Bogdanow Lectures in Holocaust Studies 2017


Dr. Vicki Barnett, 'The Church and the Holocaust'
Mon 30 and Tue 31 January 2017



Mon 30 Jan. Lecture 1. Unfinished Hero: Dietrich Bonhoeffer in History. 

Abstract: Dietrich Bonhoeffer is arguably the most well-known Christian “hero” of the Holocaust. Yet in the reception of him there has always been a gulf between Christians and Jews, as well as among theologians, Holocaust scholars, and historians. Dr. Barnett will give an overview of the reception history, including recent works that have sought to give a new portrait of Bonhoeffer, with a special focus on the issues of greatest historical contention: his attitudes toward Jews and his role in the German resistance.  She contends that in a very real sense Bonhoeffer remains an “unfinished” hero, and that post-Holocaust attempts to complete the picture may have obscured his true historical and theological significance. She will conclude with some observations about how and where “the historical Bonhoeffer” might be recovered.

Tue 31 Jan. Lecture 2. International Responses from Catholics, Jews and Protestants during the Holocaust

Abstract: With the exception of the debates about Pius XII, little scholarly attention has been given to the very diverse reactions among international religious leaders to the persecution and genocide of the European Jews. Dr. Barnett will discuss the very different, sometimes surprising, responses of religious leaders in Europe and North America, offering a close-up view of the central roles played by several fascinating individuals as well as an overview of the broader motives that shaped the actions of Catholic, Protestant, and Jewish leaders and organizations. She will conclude with some observations about how their engagement laid the foundation for interfaith work after 1945.

Tue 31 Jan. Masterclass: The U.S Holocaust Memorial Museum: History, National Context, and the emergence of Holocaust Studies.

Abstract: Established through a congressional mandate in 1978, the United States Holocaust Memorial Museum opened its doors in 1993. Since then it has received over 40 million visitors, including 99 heads of state and more than ten million school children. Dr. Barnett will discuss the Museum’s historical role amidst the changing face of Holocaust and genocide studies over the decades.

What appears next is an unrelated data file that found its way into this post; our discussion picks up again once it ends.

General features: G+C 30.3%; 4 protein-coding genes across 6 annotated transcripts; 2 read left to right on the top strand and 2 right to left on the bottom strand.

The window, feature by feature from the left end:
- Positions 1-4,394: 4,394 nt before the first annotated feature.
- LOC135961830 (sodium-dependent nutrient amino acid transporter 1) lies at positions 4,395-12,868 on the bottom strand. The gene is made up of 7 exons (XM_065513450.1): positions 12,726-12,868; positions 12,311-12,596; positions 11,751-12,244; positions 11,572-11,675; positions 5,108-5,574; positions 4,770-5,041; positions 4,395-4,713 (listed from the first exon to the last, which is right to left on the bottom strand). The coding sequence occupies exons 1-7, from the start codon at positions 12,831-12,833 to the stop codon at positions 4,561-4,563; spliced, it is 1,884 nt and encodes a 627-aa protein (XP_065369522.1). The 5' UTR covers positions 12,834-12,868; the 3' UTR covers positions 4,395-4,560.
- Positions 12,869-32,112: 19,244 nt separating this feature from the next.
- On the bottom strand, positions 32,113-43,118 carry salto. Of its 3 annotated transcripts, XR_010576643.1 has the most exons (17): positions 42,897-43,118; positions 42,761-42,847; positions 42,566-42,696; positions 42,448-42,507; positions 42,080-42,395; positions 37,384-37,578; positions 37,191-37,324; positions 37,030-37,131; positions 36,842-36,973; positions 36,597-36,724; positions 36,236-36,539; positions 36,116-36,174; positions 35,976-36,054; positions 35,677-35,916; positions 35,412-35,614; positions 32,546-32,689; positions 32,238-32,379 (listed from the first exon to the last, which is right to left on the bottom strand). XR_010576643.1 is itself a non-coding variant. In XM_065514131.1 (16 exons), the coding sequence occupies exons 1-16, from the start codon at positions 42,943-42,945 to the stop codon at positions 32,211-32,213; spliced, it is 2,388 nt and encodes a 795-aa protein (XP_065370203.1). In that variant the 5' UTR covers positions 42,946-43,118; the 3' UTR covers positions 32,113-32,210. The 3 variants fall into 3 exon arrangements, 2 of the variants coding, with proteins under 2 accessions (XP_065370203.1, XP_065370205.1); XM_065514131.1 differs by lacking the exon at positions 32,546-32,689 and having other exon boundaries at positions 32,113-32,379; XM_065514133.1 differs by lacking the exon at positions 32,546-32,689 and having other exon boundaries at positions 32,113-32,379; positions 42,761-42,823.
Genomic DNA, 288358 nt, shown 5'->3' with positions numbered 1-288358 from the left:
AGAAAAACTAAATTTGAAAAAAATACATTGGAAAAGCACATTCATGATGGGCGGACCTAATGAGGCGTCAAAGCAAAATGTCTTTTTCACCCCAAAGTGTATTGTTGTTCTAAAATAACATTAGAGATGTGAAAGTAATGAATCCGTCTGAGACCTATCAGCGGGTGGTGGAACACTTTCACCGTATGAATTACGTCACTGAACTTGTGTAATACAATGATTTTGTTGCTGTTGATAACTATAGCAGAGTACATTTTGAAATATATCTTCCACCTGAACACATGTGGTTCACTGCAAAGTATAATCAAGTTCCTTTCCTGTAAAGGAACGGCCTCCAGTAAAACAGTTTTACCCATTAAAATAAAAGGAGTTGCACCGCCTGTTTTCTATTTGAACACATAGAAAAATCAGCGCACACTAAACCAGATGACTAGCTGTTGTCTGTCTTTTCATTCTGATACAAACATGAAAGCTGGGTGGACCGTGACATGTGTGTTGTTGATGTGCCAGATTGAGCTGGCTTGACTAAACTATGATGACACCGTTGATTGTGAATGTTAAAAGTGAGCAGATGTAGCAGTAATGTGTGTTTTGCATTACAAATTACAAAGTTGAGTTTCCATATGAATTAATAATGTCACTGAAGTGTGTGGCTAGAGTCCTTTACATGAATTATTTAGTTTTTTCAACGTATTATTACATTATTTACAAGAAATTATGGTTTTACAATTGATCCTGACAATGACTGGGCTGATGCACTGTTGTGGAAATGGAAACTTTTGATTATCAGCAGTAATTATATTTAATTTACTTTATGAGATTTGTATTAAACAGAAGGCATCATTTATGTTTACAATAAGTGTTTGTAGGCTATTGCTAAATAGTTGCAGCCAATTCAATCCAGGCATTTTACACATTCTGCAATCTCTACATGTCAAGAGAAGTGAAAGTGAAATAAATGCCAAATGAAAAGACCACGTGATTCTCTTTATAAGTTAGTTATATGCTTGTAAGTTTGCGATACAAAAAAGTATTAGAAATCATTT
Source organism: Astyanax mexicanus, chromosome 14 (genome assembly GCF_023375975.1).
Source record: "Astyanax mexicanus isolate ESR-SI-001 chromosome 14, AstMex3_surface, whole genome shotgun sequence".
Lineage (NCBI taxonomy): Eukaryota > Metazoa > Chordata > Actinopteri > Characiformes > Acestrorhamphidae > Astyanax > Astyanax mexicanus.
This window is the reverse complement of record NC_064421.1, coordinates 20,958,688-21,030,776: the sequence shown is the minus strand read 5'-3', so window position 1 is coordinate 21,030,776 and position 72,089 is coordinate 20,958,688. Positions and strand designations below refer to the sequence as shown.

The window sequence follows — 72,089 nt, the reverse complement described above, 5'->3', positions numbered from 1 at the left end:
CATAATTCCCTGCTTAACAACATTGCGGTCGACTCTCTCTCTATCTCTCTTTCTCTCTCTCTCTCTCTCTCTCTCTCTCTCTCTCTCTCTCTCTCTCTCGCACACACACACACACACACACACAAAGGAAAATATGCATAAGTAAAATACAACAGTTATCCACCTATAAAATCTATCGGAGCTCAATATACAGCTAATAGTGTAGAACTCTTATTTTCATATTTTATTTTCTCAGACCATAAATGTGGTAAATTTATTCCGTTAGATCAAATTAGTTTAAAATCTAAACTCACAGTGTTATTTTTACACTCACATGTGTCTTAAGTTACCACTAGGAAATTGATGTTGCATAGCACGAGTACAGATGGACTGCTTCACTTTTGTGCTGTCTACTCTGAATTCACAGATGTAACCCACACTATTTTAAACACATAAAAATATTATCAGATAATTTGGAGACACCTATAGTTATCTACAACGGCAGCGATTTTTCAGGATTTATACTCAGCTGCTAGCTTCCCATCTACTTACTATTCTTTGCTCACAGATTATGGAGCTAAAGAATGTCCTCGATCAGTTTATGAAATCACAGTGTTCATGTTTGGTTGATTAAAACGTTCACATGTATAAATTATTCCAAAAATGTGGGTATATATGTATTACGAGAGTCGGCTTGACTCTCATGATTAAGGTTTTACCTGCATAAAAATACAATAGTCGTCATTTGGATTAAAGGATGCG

See the Church Times report on the event.

The two lectures in this series are also available as a YouTube playlist. See the events archive for previous Bogdanow Lectures.


The Bogdanow Lectures Bequest

This new annual public lecture series has been made possible as a result of the generous bequest to the University by Fanni Bogdanow (1927-2013), a former Professor of French and Medieval Studies at Manchester and a child refugee on the Kindertransporte.

Fanni Bogdanow, PhD graduation 1957

"Fanni Bogdanow was born in Düsseldorf, Germany. When she was 11, in 1939 and just in time, her parents loaded her on to a Kindertransport train bound for Britain. She was taken in by a Quaker family in Manchester to whom she remained very grateful. In 1945, she won a scholarship to study French at Manchester University; she was to stay at Manchester, as undergraduate, postgraduate, lecturer, reader and professor, for the rest of her life. Her parents, astonishingly, survived between them Dachau, Auschwitz and Bergen-Belsen; to Fanni's intense joy, her mother later joined her in Manchester..." [More from The Guardian]

Fanni Bogdanow's full life story interview was conducted in April 2002 by one of the Centre's former PhD students, Ros Livshin, and was archived at the Oral Testimony Archive of the Manchester Jewish Museum, a collection compiled under the supervison of the Centre's Bill Williams.

See also

Fanni Bogdanow, 'Anne Frank and the Holocaust' in Bulletin of the John Rylands University Library of Manchester 88:1 (2006), 207-215.

Fanni Bogdanow, 'From Holocaust Survivor to Arthurian Scholar' in On Arthurian Women, edited by Bonnie Wheeler and Fiona Tolhurst (Dallas: Scriptorium Press, 2001), 387-394.

As part of her bequest to the University of Manchester, Prof. Fanny Bogdanow funded a number of student travel bursaries for educational visits to concentration camps. This year the Centre for Jewish Studies can allocate a number of awards of £400 each (based on an estimated cost of £230 for flights and £115 for hotel/tour, plus £55 contribution for food/other expenses). The expectation is that the visit would take place during the period 1 January - 30 June 2017.

Application: Please email and outline in a couple of sentences your interest in the subject, and whether you are currently registered for a relevant course unit. (Depending upon demand, priority may be given to students registered on relevant course units). Please also confirm that you understand that you must provide receipts for all costs/expenses that will be reclaimed, and that you are prepared to write a 500 word report for publication. Deadline for application: 1 December, with an expectation of notification to successful applicants by 1 January 2017. Eligibility: Any undergraduate, post-graduate, or research student in SALC.